Article of internet dating 40 dating advice
With bloodstains on the back, wrists, feet, side and head the image appears to be that of a crucified man.
The details - the direction of the flow of blood from the wounds, the placement of the nails through the wrists rather than the palms - displays a knowledge of crucifixion that seems too accurate to have been that of a medieval artist.
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A few years ago, I spoke to a group of high-schoolers about the Jewish idea of love. By focusing on the good, you can love almost anyone.
" "We're choosing to love him," her mother explained, "because love is a choice." There's no better wisdom Susan's mother could have imparted to her before marriage.
Erich Fromm, in his famous treatise "The Art of Loving," noted the sad consequence of this misconception: "There is hardly any activity, any enterprise, which is started with such tremendous hopes and expectations, and yet, which fails so regularly, as love." (That was back in 1956 ― chances are he'd be even more pessimistic today.) So what is love ― real, lasting love? What we value most in ourselves, we value most in others.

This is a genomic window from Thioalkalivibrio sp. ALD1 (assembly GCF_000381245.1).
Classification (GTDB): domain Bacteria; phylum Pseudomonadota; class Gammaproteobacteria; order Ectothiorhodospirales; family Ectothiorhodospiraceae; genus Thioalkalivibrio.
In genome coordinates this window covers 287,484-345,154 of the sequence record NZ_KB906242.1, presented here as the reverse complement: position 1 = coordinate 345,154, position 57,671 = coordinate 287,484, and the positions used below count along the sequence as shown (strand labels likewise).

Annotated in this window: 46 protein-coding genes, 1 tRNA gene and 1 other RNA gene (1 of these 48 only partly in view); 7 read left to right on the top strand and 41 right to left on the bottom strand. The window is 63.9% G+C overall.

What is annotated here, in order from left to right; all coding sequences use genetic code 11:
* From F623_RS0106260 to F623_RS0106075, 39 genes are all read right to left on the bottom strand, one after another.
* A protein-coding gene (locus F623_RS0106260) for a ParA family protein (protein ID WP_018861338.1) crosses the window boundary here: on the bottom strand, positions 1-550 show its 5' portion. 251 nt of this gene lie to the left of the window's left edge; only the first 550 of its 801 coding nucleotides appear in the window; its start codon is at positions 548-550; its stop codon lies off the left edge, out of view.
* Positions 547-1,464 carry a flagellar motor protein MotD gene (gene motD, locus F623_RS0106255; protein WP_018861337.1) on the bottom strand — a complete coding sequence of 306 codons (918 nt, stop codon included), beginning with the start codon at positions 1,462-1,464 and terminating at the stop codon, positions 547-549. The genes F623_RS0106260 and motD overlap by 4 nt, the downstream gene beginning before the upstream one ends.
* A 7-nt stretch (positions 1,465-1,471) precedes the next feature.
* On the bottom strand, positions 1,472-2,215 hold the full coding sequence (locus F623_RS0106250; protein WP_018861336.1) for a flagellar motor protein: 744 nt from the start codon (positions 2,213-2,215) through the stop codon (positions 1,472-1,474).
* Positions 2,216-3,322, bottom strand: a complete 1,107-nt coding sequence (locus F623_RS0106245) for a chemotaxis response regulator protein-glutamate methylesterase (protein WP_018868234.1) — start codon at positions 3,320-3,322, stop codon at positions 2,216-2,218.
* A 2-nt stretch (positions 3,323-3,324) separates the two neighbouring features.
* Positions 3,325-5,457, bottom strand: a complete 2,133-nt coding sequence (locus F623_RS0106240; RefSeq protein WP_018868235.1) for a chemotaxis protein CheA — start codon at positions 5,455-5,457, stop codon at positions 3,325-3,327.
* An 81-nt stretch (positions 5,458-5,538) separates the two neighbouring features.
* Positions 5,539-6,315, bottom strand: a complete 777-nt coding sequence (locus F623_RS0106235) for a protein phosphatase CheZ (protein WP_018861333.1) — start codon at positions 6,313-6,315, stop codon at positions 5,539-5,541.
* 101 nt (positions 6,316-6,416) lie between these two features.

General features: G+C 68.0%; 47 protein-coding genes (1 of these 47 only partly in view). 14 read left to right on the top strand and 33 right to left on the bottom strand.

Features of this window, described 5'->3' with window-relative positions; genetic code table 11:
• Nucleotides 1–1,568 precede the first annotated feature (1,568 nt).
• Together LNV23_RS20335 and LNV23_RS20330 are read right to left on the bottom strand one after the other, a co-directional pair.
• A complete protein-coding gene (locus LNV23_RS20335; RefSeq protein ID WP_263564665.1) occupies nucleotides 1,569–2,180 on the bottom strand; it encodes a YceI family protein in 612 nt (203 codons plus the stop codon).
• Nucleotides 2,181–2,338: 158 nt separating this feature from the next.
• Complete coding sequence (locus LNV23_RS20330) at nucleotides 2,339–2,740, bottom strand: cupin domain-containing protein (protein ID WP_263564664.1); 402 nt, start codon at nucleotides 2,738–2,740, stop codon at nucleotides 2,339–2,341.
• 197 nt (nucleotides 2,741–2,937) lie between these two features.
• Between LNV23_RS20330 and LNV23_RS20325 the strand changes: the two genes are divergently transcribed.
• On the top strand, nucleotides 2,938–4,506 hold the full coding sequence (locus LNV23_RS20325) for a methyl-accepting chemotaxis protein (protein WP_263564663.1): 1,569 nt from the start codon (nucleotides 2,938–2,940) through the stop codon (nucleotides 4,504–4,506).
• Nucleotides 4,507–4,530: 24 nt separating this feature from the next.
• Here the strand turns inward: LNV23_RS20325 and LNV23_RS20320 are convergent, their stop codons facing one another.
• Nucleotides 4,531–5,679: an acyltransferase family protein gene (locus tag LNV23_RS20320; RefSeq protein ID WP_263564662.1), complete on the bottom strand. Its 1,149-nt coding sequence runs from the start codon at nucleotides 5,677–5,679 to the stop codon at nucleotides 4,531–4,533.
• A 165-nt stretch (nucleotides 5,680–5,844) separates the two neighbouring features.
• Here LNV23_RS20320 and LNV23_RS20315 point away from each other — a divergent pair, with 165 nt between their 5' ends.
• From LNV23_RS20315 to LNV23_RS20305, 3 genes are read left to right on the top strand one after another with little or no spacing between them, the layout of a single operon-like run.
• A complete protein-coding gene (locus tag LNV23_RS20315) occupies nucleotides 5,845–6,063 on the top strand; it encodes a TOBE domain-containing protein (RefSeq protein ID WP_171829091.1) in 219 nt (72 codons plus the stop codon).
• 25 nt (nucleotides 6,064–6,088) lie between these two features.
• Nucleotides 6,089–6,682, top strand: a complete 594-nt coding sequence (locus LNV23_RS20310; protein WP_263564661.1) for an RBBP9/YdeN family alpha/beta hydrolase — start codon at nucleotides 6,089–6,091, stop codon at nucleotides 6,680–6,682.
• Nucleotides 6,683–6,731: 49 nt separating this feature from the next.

Guillermo Gonzalez for sending me the issue of BAR with the Shroud article last November and encouraging me to act on it.
Stephen Mattingly - Previously unpublished response to the article "A Letter to Hershel Shanks, Editor of BAR" by Dr.
Alan Whanger - Previously unpublished response to the article When the Shroud of Turin went on display this spring for the first time in 20 years, it made the cover of Time magazine with the blurb "Is this Jesus?
" In BAR, we summarized the controversy that has enshrouded this relic, venerated for centuries as the burial cloth of Jesus ("Remains to Be Seen," Strata, Julyl August 1998, p 13).